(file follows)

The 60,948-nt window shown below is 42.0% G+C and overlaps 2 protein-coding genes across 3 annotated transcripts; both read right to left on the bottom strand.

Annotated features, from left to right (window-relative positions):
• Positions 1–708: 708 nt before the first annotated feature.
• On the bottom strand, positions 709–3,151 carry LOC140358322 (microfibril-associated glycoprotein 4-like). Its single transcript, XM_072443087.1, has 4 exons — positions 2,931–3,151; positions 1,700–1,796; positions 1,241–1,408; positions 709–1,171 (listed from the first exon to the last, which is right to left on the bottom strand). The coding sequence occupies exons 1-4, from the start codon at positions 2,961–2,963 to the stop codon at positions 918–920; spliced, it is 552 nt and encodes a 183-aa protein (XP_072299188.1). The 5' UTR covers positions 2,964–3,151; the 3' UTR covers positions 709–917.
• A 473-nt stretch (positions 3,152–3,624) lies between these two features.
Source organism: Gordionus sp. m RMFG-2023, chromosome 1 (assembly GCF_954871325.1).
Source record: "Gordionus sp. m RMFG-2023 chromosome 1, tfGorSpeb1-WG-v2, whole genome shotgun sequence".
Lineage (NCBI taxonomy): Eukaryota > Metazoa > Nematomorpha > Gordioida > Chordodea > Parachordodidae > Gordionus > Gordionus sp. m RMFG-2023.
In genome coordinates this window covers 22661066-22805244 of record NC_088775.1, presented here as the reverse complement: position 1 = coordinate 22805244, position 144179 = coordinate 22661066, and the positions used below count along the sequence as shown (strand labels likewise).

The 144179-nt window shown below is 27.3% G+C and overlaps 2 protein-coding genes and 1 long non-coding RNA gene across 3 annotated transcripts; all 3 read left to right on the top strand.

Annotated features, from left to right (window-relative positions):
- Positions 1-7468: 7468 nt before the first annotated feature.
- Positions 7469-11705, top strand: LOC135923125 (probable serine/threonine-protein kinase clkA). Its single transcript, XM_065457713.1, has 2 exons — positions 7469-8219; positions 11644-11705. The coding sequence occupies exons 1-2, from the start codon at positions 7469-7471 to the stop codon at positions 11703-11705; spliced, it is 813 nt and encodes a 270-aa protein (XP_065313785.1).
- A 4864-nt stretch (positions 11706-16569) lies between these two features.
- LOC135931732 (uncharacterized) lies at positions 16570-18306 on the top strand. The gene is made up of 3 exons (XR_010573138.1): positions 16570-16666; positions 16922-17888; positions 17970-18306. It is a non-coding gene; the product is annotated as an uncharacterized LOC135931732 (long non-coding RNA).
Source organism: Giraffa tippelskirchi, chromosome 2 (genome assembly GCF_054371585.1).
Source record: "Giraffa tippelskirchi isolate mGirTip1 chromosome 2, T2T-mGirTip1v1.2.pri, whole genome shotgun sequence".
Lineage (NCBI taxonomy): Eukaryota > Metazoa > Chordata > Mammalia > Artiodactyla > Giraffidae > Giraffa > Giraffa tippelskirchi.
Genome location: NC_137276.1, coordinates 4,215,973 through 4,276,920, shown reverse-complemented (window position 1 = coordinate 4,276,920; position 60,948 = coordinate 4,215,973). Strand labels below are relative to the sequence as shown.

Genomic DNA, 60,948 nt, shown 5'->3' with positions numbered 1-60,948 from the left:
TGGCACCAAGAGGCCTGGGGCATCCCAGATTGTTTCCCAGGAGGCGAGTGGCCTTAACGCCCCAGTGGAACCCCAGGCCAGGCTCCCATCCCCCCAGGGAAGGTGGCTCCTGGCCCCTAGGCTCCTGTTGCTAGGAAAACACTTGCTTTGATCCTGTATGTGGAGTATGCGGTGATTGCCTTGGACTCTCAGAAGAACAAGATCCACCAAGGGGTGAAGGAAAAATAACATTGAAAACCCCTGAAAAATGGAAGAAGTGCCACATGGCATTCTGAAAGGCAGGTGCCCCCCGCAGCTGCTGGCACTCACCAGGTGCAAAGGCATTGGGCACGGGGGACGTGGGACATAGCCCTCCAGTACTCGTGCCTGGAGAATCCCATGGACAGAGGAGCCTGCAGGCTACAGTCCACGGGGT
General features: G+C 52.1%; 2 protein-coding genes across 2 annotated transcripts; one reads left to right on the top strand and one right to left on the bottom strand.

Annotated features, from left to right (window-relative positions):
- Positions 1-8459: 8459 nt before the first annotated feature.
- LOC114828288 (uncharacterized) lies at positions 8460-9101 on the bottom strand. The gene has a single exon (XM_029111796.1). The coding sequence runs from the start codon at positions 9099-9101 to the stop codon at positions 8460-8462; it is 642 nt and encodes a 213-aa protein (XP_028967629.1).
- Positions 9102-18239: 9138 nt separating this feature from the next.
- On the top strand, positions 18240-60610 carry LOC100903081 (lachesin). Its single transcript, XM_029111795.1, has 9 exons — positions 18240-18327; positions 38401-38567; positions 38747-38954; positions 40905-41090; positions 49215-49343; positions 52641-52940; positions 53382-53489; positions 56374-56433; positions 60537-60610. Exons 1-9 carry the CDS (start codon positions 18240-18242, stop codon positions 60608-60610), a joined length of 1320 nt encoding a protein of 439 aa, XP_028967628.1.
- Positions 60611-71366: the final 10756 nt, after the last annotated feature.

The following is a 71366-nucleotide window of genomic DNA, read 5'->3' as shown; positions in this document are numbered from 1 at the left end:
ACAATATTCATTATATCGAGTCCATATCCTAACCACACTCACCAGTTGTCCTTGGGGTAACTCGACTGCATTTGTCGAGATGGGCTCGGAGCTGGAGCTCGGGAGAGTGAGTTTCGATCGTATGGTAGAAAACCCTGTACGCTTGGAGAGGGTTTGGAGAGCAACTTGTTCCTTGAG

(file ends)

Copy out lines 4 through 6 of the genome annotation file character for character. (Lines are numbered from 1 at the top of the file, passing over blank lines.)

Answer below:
• On the bottom strand, positions 709–3,151 carry LOC140358322 (microfibril-associated glycoprotein 4-like). Its single transcript, XM_072443087.1, has 4 exons — positions 2,931–3,151; positions 1,700–1,796; positions 1,241–1,408; positions 709–1,171 (listed from the first exon to the last, which is right to left on the bottom strand). The coding sequence occupies exons 1-4, from the start codon at positions 2,961–2,963 to the stop codon at positions 918–920; spliced, it is 552 nt and encodes a 183-aa protein (XP_072299188.1). The 5' UTR covers positions 2,964–3,151; the 3' UTR covers positions 709–917.
• A 473-nt stretch (positions 3,152–3,624) lies between these two features.
Source organism: Gordionus sp. m RMFG-2023, chromosome 1 (assembly GCF_954871325.1).